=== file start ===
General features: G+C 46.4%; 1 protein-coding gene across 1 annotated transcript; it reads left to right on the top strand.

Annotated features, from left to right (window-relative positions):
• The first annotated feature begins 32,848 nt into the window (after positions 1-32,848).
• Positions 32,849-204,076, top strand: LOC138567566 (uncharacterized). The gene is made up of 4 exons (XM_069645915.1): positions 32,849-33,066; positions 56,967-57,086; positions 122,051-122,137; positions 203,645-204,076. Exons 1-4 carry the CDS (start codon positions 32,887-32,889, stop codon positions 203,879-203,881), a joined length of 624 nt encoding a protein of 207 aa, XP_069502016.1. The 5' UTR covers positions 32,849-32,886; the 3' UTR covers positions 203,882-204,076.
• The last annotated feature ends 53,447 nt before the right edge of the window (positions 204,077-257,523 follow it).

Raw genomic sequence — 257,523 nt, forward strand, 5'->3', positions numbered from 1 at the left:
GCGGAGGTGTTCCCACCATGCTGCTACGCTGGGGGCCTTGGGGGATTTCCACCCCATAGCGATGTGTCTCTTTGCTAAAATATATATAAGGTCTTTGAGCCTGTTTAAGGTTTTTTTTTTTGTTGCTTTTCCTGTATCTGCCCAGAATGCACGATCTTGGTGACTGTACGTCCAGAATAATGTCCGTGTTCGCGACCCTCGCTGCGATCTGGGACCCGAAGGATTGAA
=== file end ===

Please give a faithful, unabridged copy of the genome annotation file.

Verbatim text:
General features: G+C 46.4%; 1 protein-coding gene across 1 annotated transcript; it reads left to right on the top strand.

Annotated features, from left to right (window-relative positions):
• The first annotated feature begins 32,848 nt into the window (after positions 1-32,848).
• Positions 32,849-204,076, top strand: LOC138567566 (uncharacterized). The gene is made up of 4 exons (XM_069645915.1): positions 32,849-33,066; positions 56,967-57,086; positions 122,051-122,137; positions 203,645-204,076. Exons 1-4 carry the CDS (start codon positions 32,887-32,889, stop codon positions 203,879-203,881), a joined length of 624 nt encoding a protein of 207 aa, XP_069502016.1. The 5' UTR covers positions 32,849-32,886; the 3' UTR covers positions 203,882-204,076.
• The last annotated feature ends 53,447 nt before the right edge of the window (positions 204,077-257,523 follow it).

Raw genomic sequence — 257,523 nt, forward strand, 5'->3', positions numbered from 1 at the left:
GCGGAGGTGTTCCCACCATGCTGCTACGCTGGGGGCCTTGGGGGATTTCCACCCCATAGCGATGTGTCTCTTTGCTAAAATATATATAAGGTCTTTGAGCCTGTTTAAGGTTTTTTTTTTTGTTGCTTTTCCTGTATCTGCCCAGAATGCACGATCTTGGTGACTGTACGTCCAGAATAATGTCCGTGTTCGCGACCCTCGCTGCGATCTGGGACCCGAAGGATTGAA